Director Neil Armfield on Holding the Man and why it’s important

Note: spoilers

“There was a time, it seemed not so long ago, when your friends at the ages of 30 and 40 were dying, people were going to funerals week after week. It’s really important to remember that and how we are formed by our memories of that.”

Neil Armfield (Candy), director of Holding the Man addressed a post-screening Q/A of his already highly-acclaimed Australian drama at the Hayden Orpheum in Cremorne, hosted by Margaret Pomeranz. The film, as well as its director, were met with exuberant and heartfelt applause.

“Tim Conigrave could have died unremembered having lived this life, he lost his lover and his history at that moment… There were memorials but it was Tim’s act of sitting down and writing his relationship with John Caleo that became a public memorial, which became a film,” said Armfield.

“Tim had the courage to do it and kept himself alive… one year later that book won a UN Human Rights Award, it has never been out of print, it has served for 20 years as a life handbook for kids coming out as gay… the film is taking up that impulse and spreading it further and that’s why it’s important.”

Based on the popular book later adapted into a stage-play, Holding the Man is the very touching real-life story of high-school lovers Tim (Ryan Corr) and John (Craig Stott), growing into adulthood together amid severe hatred and discrimination towards Australia’s gay community. Tragically contracting AIDS in their later years, Holding the Man is both the story of Tim and John’s relationship and struggle as well as that of their families, including their fathers (Guy Pearce and Anthony LaPaglia) with their partnership and growing closeness over many years.

“It’s a huge responsibility doing a story about people who are still alive and carry the memories of their sons, brothers, uncles… the Conigraves hold the rights to the book and they were very supportive,” said Armfield, explaining the story’s ongoing significance and relevance, especially at the time of a heightened public debate within Australia regarding marriage equality.

“The western world has lurched enormously in a liberal progressive direction over many years… with same-sex marriage being so overwhelmingly supported as it seems,” said Armfield.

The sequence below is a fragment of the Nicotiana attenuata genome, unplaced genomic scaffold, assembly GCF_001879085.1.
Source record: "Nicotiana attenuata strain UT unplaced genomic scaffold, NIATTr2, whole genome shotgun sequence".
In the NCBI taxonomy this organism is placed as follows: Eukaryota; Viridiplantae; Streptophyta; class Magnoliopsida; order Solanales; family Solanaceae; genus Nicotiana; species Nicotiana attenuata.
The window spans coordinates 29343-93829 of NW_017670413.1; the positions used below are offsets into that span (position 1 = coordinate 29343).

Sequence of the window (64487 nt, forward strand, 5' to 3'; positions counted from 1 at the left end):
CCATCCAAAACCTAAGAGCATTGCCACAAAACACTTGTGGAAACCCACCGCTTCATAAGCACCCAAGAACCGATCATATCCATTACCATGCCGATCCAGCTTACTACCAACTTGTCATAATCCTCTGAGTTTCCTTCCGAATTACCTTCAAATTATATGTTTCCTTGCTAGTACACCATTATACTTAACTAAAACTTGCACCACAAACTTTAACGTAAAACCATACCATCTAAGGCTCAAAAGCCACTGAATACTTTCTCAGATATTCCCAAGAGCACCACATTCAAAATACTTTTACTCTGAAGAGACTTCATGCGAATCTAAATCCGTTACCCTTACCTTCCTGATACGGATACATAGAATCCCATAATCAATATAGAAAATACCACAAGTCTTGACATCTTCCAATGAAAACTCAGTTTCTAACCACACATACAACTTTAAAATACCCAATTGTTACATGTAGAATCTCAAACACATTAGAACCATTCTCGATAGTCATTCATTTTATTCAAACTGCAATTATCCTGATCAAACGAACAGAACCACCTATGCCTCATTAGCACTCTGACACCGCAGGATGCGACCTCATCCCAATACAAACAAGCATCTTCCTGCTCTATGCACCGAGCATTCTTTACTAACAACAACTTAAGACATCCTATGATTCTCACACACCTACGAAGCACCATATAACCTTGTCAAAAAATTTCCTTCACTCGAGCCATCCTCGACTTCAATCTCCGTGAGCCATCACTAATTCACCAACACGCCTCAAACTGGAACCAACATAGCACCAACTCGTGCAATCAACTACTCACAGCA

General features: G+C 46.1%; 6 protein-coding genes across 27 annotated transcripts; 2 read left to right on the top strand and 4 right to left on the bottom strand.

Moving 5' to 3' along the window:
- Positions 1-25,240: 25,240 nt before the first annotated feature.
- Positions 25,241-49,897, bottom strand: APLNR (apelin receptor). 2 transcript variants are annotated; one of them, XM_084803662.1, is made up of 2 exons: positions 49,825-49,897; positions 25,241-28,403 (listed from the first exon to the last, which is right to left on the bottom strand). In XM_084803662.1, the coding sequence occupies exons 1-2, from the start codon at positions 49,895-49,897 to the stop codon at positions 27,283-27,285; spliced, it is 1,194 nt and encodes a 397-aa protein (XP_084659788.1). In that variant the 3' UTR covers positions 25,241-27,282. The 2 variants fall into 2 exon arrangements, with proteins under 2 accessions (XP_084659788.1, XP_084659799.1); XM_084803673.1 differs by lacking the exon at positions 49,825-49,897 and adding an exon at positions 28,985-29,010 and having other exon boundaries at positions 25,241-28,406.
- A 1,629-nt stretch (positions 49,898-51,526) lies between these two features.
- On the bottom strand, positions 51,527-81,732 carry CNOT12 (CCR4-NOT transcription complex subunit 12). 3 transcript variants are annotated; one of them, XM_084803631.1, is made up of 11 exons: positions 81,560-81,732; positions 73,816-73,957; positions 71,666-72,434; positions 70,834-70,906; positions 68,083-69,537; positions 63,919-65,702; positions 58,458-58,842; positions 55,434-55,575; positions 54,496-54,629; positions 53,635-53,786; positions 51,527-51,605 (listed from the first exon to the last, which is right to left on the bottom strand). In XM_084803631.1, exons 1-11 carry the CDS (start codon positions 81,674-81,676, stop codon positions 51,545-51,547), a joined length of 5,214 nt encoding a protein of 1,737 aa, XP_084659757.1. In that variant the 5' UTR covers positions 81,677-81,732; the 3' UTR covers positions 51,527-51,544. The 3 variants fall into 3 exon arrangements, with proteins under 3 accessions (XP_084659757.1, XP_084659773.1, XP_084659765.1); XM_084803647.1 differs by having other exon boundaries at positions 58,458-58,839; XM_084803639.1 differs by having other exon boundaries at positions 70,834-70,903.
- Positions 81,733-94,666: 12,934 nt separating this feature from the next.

“The film does in its earliest moments have Tim saying in jest to John through the fly screen will you marry me. At the end he is referred to by a Catholic Priest as one of two friends at a funeral. Tim’s reply was I was his husband, we were together for 15 years. That plays directly into the marriage debate but it wasn’t intended that way, it was just the way these men were living.”

With both male leads delivering very well-defined, immediately empathetic and captivating performances, Corr’s portrayal in particular is frequently as light-hearted and endearing as it is tragically moving. LaPaglia’s performance is spot on as the John’s disapproving and harshly obstinate father Bob, his scenes with Stott as well as the infrequent sequences involving all three lead actors among the best in the film. One of Holding the Man’s penultimate scenes, taking place in a hospital, is one of its most piercingly memorable, treading visual and dramatic territory which fairly few films have the guts to explore.

“Anthony (Lapaglia) was there… right through the shoot,” explained Armfield. “It became clear through the edit that the whole film was a bit of a love triangle between Bob, Tim and John; they were competing for his love, and love means different things to different people.”

With a very visceral chemistry between the two young male actors forming the emotional backbone for a very affecting film, Armfield explains how Stott’s original screen test was originally dismissed very early in the process, and almost lead to the leads not being cast at all.

“This is a crucial test for any director as you can so easily let people slip through your fingers… I saw it again and realised how good it was, I got him in the next day… we had him test with Ryan a few weeks later… and it was clear they had this extraordinary chemistry between them.”

“Clearly there was something that held them together, all you do when trying to create performances is to create a space… you create a safe place in the rehearsal room… you try and create a space in which people feel free.”

A timely, heartfelt and frequently light-hearted biopic, Holding the Man is in cinemas now.